But that’s not necessarily the case.
Users can interface with EDA tools in a variety of ways, including:
- Native command shell (usually Tcl)
- Tool commands
- Direct database access (query, modification)
- GUI (sometimes menu customisation, sometimes GUI scripting interface)
- Reports (native, user-defined through scripting)
Anyone who’s spent too much time with a tool has also run across some hidden (or private) settings and perhaps further, less documented interfaces with unusual naming styles. When a tool pulls the command side together into a more complete and consistent, documented interface, this becomes an Application Programming Interface (API).
The limiting factor in tool flow integration is often the quality, consistency and scope of the API and the inherent ability of the tool to support rapid surgical interventions on critical parts of a design – regardless of whether it’s a single or multi-vendor flow.
These are often determined in the initial tool architectural design when the core data structures and envisaged use models are considered (otherwise they’re shoehorned back in much later). As so often in engineering, it’s the interfaces that are critical. As these are so critical for point tools, they often get more attention. You soon learn what type of tool you have from the consistency of the interfaces (and single-vendor flows may not yet be quite as streamlined as we might assume).
The white paper goes into more details about how this is implemented (Figure 1). Calibre functionality is added to a layout tool through both customisation of the GUI menus and a direct interface to the Calibre API through the layout tool scripting language.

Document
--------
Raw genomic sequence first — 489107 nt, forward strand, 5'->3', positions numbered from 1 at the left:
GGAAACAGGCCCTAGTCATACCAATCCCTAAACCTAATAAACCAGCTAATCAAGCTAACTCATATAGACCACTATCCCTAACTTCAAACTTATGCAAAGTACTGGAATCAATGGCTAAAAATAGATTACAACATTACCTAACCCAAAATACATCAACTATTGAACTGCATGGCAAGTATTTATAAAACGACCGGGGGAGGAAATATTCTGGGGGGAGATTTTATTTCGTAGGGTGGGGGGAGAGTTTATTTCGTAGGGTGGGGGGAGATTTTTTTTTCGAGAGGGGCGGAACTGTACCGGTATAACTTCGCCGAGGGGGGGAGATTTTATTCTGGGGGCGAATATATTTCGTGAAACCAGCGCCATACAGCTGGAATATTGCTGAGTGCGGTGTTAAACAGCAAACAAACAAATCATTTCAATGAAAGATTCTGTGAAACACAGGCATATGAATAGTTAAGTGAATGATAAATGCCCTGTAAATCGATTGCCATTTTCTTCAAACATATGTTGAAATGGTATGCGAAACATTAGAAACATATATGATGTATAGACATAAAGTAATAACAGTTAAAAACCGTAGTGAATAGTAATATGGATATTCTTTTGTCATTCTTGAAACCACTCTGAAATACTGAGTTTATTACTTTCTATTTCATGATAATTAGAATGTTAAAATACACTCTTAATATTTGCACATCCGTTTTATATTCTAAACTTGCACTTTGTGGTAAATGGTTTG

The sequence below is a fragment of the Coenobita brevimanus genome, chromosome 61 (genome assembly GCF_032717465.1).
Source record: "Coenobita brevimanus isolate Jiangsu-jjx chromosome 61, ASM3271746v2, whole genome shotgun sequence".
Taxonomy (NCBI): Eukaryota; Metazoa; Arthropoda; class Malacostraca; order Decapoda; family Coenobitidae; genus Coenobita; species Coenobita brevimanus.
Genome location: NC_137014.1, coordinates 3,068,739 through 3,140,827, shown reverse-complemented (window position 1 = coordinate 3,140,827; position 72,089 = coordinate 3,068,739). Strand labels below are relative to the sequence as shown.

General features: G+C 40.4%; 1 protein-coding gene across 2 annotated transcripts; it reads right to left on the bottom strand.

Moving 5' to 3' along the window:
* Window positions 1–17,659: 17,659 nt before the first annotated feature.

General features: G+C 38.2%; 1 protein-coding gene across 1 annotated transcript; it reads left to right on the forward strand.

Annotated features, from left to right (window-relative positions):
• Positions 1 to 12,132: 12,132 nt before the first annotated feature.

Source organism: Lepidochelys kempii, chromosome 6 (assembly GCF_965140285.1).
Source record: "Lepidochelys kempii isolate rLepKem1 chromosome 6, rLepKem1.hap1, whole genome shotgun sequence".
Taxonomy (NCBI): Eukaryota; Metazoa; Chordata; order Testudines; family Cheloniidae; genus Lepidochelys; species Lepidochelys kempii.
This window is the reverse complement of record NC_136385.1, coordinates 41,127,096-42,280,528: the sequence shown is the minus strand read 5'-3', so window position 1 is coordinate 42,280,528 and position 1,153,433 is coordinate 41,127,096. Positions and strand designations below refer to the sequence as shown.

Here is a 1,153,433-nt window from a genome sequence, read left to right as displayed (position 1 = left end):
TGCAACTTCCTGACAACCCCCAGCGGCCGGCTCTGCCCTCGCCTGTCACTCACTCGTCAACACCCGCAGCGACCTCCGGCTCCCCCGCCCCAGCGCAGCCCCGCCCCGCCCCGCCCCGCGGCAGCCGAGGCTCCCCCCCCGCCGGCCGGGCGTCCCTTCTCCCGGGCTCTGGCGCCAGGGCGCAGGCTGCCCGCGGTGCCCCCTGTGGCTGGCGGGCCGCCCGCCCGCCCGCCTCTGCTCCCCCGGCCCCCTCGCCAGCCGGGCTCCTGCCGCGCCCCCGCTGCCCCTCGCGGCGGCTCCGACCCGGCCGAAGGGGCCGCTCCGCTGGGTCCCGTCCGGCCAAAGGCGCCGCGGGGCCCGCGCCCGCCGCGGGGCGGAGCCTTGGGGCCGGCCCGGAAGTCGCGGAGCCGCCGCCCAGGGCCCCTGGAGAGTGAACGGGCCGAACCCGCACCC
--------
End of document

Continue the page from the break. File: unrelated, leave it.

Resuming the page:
Individual design groups can use an off-the-shelf Calibre integration (EDA vendors can do this through the Siemens EDA Partner Program) or quickly and easily fine tune an integration for their exact flow needs.
Putting this into practice, Calibre RealTime can provide on-demand signoff DRC checking with the signoff rule deck, giving designers a significant run time and productivity gain over running separate Calibre DRC checks.
Another application in use today is running Calibre SmartFill within the layout flow to get more accurate parasitics earlier in the flow.
There are many cases where design flows benefit from closer tool integration and we’ll likely need more and tighter interaction between what we used to think of as separate tools in a waterfall flow as we optimise design flows to run checks exactly where we want them, when we want them. But getting there requires determined efforts from EDA vendors improving tool usability with interfaces like APIs.
The Calibre RealTime interface shows what’s possible here. It’s being widely used in all major flows (Synopsys Fusion Compiler, Cadence Innovus and Virtuoso, as well as many others).
Find out more in the original white paper here:
Related Blogs and Podcasts
The Siemens EDA website contains a wealth of further material in white papers and videos:
This paper looks at the related importance of tool ease of use, again from a Calibre perspective:
You can also learn more about Calibre here: